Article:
House Speaker Paul Ryan says he’s leery of trying to work on immigration reform with President Barack Obama, whom conservatives do not trust to be strong on border security.
But the speaker, a Wisconsin Republican, stressed in a 60 Minutes interview that he remains supportive of an immigration measure that would offer undocumented immigrants a path to legal status, though not U.S. citizenship.
“It starts with border enforcement,” he said on the program. “It starts with enforcing the rule of law. But you need to have a vibrant, legal immigration system. Legal immigration is America.
"I think you could have a pathway to legal status," he said. "That's been what I have proposed in the past — a way to make amends with the law, effectively go on probation and earn your way to legal status, but not to citizenship."
Ryan supported the 2013 bipartisan Senate bill that called for tightening enforcement and at the same time offered reprieve to some of the estimated 12 million undocumented immigrants who already are living in the United States.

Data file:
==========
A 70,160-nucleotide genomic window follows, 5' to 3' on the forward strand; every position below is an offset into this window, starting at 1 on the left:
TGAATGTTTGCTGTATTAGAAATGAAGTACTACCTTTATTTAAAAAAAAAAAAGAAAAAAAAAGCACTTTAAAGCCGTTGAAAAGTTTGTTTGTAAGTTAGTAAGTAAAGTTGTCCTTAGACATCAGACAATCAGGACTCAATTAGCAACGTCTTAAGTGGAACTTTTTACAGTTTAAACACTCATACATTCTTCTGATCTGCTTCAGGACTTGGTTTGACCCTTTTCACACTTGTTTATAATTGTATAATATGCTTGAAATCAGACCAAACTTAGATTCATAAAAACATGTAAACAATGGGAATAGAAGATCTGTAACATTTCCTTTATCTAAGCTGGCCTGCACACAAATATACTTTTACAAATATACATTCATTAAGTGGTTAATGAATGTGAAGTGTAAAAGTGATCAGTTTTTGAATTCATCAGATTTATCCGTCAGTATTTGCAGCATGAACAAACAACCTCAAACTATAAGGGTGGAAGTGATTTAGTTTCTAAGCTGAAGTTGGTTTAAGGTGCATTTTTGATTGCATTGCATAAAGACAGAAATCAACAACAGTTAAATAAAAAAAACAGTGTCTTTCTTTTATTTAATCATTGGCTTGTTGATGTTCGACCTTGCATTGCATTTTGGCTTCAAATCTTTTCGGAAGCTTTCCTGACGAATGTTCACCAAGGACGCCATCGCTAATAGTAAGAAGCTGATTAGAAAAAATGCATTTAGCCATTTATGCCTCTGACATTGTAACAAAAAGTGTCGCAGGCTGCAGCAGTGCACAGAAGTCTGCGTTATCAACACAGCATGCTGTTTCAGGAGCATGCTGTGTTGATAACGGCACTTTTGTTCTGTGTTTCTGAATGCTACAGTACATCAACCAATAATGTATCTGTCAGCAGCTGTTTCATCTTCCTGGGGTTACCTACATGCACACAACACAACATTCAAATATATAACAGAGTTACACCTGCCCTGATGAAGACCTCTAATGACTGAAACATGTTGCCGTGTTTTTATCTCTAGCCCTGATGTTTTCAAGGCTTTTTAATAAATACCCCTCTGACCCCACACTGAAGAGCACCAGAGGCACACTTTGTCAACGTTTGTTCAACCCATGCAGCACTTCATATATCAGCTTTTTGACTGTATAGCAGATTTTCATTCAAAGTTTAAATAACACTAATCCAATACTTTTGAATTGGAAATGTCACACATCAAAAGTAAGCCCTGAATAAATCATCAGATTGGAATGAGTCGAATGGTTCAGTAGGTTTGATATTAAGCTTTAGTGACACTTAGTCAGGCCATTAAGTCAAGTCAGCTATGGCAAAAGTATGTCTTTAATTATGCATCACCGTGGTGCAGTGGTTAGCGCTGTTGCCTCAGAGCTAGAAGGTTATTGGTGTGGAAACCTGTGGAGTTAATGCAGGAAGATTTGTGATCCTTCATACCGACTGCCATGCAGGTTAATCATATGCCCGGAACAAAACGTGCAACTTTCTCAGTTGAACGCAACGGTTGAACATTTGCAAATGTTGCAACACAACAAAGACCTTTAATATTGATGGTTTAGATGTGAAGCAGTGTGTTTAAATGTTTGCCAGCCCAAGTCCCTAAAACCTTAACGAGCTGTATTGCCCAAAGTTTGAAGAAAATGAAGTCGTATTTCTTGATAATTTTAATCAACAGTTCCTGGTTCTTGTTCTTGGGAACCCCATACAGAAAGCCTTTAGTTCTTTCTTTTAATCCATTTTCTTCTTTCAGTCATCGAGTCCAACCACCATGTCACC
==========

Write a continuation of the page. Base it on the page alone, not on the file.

Shortly after he became speaker, he made clear his lack of trust in Obama, citing the common conservative view of the president as being overzealous and making end-runs around Congress on immigration through his executive orders.
“Look, I think it would be a ridiculous notion to try and work on an issue like this with a president we simply cannot trust on this issue,” said Ryan, in an interview with CBS’s “Face the Nation” last month. “He tried to go it alone, circumventing the legislative process with his executive orders, so that is not in the cards.”
He repeated that on Sunday, saying that while he is open to working with the Obama administration on issues on which they can find common ground, "On this particular issue, he tried to go around Congress and write the law unilaterally."
Ryan also balked at GOP presidential contender Donald Trump’s call for rounding up all undocumented immigrants and deporting them. Ryan said it just is not feasible when asked if he would go along with that approach.
“I can’t imagine how it could happen. So no.”